0205 GMT April 23, 2019
The think-tank Institute for Public Policy Research (IPPR) said human impacts have reached a critical stage and threaten to destabilize society and the global economy, BBC wrote.
Scientists warn of a potentially deadly combination of factors.
These include climate change, mass loss of species, topsoil erosion, forest felling and acidifying oceans.
The report from the center-left Institute for Public Policy Research said these factors are "driving a complex, dynamic process of environmental destabilization that has reached critical levels.
"This destabilization is occurring at speeds unprecedented in human history and, in some cases, over billions of years."
So what is needed?
The IPPR warned that the window of opportunity to avoid catastrophic outcomes is rapidly closing.
The authors urged three shifts in political understanding: On the scale and pace of environmental breakdown; the implications for societies; and the subsequent need for transformative change.
They say since 2005, the number of floods across the world has increased by 15 times, extreme temperature events by 20 times, and wildfires seven-fold.
At least climate change features in policy discussions, they say — but other vitally important impacts barely figure.
What issues are being under-played?
● Topsoil is being lost 10 to 40 times faster than it is being replenished by natural processes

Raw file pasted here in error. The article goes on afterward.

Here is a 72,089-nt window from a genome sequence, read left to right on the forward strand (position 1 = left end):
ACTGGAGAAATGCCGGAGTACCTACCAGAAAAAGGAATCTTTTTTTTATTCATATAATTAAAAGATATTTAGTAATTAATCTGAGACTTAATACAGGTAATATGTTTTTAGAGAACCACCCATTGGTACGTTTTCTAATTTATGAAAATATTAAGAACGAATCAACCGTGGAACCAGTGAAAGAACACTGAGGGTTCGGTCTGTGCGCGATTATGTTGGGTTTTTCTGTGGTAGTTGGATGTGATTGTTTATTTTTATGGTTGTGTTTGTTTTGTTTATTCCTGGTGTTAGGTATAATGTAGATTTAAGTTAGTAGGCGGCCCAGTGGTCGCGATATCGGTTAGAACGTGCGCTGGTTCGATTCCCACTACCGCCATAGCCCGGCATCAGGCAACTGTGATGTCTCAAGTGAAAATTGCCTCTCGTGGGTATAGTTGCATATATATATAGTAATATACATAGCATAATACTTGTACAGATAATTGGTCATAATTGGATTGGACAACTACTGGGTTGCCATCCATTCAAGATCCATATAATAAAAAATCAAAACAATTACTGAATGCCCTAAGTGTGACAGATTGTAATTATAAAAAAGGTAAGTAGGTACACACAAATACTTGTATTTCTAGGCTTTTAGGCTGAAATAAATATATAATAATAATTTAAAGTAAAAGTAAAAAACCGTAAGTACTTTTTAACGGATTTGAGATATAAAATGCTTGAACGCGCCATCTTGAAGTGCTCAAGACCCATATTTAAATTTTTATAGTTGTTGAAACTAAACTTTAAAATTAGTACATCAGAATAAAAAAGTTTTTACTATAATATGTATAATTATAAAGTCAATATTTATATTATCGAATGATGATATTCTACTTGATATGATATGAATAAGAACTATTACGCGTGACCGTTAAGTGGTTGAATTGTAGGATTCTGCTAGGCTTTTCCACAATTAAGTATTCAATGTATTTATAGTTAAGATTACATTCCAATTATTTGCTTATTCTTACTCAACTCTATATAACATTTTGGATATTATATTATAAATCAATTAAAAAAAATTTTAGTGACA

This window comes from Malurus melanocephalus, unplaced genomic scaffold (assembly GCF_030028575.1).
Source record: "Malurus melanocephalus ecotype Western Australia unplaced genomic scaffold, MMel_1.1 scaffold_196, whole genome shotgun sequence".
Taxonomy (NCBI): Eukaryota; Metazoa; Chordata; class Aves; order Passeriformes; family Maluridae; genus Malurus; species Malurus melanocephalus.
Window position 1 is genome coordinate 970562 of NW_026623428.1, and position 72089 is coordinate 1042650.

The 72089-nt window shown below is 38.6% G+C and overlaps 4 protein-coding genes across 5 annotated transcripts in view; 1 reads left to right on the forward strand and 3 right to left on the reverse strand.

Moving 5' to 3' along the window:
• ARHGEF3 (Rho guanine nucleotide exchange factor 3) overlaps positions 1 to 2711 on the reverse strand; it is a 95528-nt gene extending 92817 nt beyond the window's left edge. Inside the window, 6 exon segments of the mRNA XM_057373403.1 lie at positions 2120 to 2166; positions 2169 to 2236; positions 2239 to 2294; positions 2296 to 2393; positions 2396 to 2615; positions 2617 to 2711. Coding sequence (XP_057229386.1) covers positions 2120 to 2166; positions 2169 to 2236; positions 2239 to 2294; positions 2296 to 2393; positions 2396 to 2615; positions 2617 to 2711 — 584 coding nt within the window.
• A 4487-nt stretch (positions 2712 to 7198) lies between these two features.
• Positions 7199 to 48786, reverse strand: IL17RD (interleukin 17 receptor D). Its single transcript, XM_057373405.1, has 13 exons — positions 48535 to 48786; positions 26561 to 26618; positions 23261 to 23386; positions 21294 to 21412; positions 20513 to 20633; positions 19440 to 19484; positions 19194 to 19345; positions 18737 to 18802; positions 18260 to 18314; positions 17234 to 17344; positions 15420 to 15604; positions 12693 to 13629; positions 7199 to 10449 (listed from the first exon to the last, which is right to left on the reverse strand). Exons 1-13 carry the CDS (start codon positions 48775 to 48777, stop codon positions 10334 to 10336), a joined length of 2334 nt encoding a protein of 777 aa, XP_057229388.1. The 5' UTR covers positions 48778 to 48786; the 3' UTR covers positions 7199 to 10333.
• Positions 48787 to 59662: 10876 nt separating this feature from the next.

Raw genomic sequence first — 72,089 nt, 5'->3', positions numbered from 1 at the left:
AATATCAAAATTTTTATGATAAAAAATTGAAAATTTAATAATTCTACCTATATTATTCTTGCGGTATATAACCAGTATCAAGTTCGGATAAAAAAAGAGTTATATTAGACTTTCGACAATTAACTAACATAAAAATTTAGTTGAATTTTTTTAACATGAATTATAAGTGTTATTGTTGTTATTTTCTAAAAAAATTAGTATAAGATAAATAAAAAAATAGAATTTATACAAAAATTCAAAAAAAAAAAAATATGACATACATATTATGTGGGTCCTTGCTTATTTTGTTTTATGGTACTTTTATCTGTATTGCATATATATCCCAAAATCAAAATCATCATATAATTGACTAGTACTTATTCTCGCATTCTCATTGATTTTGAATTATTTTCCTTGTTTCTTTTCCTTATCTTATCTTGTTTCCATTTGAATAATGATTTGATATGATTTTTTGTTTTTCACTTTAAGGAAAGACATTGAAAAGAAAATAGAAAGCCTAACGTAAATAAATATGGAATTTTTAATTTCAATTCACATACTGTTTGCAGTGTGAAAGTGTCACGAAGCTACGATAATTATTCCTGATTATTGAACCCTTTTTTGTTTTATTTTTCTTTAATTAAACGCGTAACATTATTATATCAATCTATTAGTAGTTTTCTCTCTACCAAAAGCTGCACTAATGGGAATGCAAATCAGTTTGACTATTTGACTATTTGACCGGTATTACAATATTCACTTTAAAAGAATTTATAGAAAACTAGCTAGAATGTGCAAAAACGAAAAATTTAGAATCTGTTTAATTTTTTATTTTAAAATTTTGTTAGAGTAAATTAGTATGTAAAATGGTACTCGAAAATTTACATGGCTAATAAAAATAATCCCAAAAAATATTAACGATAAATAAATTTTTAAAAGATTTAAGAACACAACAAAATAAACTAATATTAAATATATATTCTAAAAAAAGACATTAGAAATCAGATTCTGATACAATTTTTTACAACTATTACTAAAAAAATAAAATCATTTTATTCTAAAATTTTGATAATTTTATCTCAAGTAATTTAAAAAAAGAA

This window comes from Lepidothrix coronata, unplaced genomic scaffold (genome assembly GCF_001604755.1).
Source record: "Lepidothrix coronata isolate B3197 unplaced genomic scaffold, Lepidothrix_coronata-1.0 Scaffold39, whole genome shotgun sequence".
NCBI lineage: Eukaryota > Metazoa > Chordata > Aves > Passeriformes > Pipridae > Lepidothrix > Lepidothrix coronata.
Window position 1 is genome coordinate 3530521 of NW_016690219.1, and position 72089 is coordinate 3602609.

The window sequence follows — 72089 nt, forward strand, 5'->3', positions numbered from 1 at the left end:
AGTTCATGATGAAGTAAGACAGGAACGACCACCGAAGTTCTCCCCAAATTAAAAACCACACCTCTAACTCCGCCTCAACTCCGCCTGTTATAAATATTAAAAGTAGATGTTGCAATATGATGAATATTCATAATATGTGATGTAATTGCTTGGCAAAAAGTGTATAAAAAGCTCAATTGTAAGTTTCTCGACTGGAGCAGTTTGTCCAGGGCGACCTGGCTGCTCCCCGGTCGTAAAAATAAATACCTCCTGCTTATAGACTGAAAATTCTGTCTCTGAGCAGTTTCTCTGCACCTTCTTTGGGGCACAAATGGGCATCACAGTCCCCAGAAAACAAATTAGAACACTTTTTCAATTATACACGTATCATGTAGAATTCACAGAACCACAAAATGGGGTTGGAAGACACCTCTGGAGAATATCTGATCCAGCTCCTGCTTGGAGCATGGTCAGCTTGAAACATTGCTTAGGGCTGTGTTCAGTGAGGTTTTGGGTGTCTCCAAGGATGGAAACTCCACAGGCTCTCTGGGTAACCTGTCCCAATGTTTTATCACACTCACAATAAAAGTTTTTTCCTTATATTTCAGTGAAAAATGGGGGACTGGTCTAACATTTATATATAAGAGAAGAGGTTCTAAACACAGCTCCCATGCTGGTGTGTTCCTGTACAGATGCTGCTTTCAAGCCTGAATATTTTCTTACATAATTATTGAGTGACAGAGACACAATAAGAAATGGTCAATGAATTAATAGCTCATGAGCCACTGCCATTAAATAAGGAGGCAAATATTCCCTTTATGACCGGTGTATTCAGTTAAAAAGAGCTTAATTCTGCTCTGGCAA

● Since the mid-20th Century, 30 percent of the world's arable land has become unproductive due to erosion
● 95 percent of the Earth's land areas could become degraded by 2050
These matters are close to home for British politicians, the authors argue, with the average population sizes of the most threatened species in the UK having decreased by two-thirds since 1970.
The UK is described as one of the most nature-depleted countries in the world.
Some 2.2 million tons of UK topsoil is eroded annually, and over 17 percent of arable land shows signs of erosion.
Nearly 85 percent of fertile peat topsoil in East Anglia has been lost since 1850, with the remainder at risk of being lost over next 30–60 years.
The IIPR said many scientists believe we have entered a new era of rapid environmental change.
The report warned, "We define this as the 'age of environmental breakdown' to better highlight the severity of the scale, pace and implications of environmental destabilization resulting from aggregate human activity."
Will society take the solutions on offer?
Simon Lewis, Professor of Global Change Science at University College London, told BBC News, "IPPR are right to say that environmental change is happening ever-faster and threatens to destabilize society.
"Future problems with food supplies could cause price spikes that drive civil unrest, while increases in levels of migration can strain societies.
"Both together could overload political institutions and global networks of trade.
"This century will be marked by rapid social and environmental change — that is certain. What is less clear is if societies can make wise political choices to avoid disaster in the future."
Harriet Bulkeley, a geography professor at Durham University, told BBC News that the IPPR paper was a good interpretation of the current evidence, but she said it raised the question of how firm evidence of environmental threats had to be to prompt government action.
"We know lots of good things to do," she said, "but often the argument is made that we need to have 'evidence-based policy'.
"This can, of course, be used as an excuse for delay. So, I guess the question is how much more evidence is needed for action?"